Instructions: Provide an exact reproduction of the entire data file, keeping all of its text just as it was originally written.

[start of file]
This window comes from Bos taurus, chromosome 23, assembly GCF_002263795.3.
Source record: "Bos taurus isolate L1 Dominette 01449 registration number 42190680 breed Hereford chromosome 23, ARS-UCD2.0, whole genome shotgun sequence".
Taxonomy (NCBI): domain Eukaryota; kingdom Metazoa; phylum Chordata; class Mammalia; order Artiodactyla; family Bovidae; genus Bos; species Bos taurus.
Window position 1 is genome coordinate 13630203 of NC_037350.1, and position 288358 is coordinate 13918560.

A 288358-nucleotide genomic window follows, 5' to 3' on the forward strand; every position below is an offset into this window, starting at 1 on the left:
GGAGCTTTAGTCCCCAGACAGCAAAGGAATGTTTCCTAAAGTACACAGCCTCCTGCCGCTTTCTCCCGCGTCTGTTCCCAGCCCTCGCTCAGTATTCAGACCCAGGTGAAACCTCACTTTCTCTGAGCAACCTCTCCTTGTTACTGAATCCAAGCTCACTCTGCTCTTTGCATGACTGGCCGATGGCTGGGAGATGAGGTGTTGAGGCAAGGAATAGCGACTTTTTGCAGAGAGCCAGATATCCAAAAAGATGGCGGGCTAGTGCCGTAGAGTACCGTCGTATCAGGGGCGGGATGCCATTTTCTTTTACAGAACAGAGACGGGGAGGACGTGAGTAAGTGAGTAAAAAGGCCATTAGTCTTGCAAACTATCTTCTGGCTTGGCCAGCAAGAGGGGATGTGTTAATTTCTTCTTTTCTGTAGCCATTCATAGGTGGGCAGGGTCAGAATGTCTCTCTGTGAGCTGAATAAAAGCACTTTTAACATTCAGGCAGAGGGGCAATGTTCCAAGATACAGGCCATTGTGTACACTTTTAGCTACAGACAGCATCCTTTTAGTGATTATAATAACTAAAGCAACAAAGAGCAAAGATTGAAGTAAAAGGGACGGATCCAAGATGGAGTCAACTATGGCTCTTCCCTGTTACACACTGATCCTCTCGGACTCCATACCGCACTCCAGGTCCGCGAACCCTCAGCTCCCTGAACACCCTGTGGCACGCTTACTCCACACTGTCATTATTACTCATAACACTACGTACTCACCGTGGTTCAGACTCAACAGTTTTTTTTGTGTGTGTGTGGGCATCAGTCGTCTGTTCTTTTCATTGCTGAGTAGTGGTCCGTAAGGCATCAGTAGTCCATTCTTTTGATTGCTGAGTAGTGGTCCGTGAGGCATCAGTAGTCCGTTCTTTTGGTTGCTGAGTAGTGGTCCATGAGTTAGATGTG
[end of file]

This window comes from Bos taurus, chromosome 23, assembly GCF_002263795.3.
Source record: "Bos taurus isolate L1 Dominette 01449 registration number 42190680 breed Hereford chromosome 23, ARS-UCD2.0, whole genome shotgun sequence".
Taxonomy (NCBI): domain Eukaryota; kingdom Metazoa; phylum Chordata; class Mammalia; order Artiodactyla; family Bovidae; genus Bos; species Bos taurus.
Window position 1 is genome coordinate 13630203 of NC_037350.1, and position 288358 is coordinate 13918560.

A 288358-nucleotide genomic window follows, 5' to 3' on the forward strand; every position below is an offset into this window, starting at 1 on the left:
GGAGCTTTAGTCCCCAGACAGCAAAGGAATGTTTCCTAAAGTACACAGCCTCCTGCCGCTTTCTCCCGCGTCTGTTCCCAGCCCTCGCTCAGTATTCAGACCCAGGTGAAACCTCACTTTCTCTGAGCAACCTCTCCTTGTTACTGAATCCAAGCTCACTCTGCTCTTTGCATGACTGGCCGATGGCTGGGAGATGAGGTGTTGAGGCAAGGAATAGCGACTTTTTGCAGAGAGCCAGATATCCAAAAAGATGGCGGGCTAGTGCCGTAGAGTACCGTCGTATCAGGGGCGGGATGCCATTTTCTTTTACAGAACAGAGACGGGGAGGACGTGAGTAAGTGAGTAAAAAGGCCATTAGTCTTGCAAACTATCTTCTGGCTTGGCCAGCAAGAGGGGATGTGTTAATTTCTTCTTTTCTGTAGCCATTCATAGGTGGGCAGGGTCAGAATGTCTCTCTGTGAGCTGAATAAAAGCACTTTTAACATTCAGGCAGAGGGGCAATGTTCCAAGATACAGGCCATTGTGTACACTTTTAGCTACAGACAGCATCCTTTTAGTGATTATAATAACTAAAGCAACAAAGAGCAAAGATTGAAGTAAAAGGGACGGATCCAAGATGGAGTCAACTATGGCTCTTCCCTGTTACACACTGATCCTCTCGGACTCCATACCGCACTCCAGGTCCGCGAACCCTCAGCTCCCTGAACACCCTGTGGCACGCTTACTCCACACTGTCATTATTACTCATAACACTACGTACTCACCGTGGTTCAGACTCAACAGTTTTTTTTGTGTGTGTGTGGGCATCAGTCGTCTGTTCTTTTCATTGCTGAGTAGTGGTCCGTAAGGCATCAGTAGTCCATTCTTTTGATTGCTGAGTAGTGGTCCGTGAGGCATCAGTAGTCCGTTCTTTTGGTTGCTGAGTAGTGGTCCATGAGTTAGATGTG